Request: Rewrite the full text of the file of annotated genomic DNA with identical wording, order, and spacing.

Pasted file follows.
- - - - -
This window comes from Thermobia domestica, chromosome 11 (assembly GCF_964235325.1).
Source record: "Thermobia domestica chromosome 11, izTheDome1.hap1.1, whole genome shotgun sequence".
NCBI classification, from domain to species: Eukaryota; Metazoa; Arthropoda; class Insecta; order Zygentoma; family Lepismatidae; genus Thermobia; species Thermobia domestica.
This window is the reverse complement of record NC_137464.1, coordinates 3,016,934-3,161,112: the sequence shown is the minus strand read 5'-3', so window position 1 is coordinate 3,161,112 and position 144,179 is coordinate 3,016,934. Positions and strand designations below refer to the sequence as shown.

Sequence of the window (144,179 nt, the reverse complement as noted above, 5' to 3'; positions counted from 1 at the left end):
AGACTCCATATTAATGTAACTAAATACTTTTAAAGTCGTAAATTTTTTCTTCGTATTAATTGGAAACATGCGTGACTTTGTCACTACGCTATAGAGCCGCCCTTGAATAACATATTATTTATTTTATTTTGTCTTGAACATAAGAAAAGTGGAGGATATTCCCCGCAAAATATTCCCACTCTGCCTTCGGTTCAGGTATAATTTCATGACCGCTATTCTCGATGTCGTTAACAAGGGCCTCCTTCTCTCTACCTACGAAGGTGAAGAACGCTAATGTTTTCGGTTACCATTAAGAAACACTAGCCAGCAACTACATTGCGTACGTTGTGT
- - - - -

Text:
This window comes from Thermobia domestica, chromosome 11 (assembly GCF_964235325.1).
Source record: "Thermobia domestica chromosome 11, izTheDome1.hap1.1, whole genome shotgun sequence".
NCBI classification, from domain to species: Eukaryota; Metazoa; Arthropoda; class Insecta; order Zygentoma; family Lepismatidae; genus Thermobia; species Thermobia domestica.
This window is the reverse complement of record NC_137464.1, coordinates 3,016,934-3,161,112: the sequence shown is the minus strand read 5'-3', so window position 1 is coordinate 3,161,112 and position 144,179 is coordinate 3,016,934. Positions and strand designations below refer to the sequence as shown.

Sequence of the window (144,179 nt, the reverse complement as noted above, 5' to 3'; positions counted from 1 at the left end):
AGACTCCATATTAATGTAACTAAATACTTTTAAAGTCGTAAATTTTTTCTTCGTATTAATTGGAAACATGCGTGACTTTGTCACTACGCTATAGAGCCGCCCTTGAATAACATATTATTTATTTTATTTTGTCTTGAACATAAGAAAAGTGGAGGATATTCCCCGCAAAATATTCCCACTCTGCCTTCGGTTCAGGTATAATTTCATGACCGCTATTCTCGATGTCGTTAACAAGGGCCTCCTTCTCTCTACCTACGAAGGTGAAGAACGCTAATGTTTTCGGTTACCATTAAGAAACACTAGCCAGCAACTACATTGCGTACGTTGTGT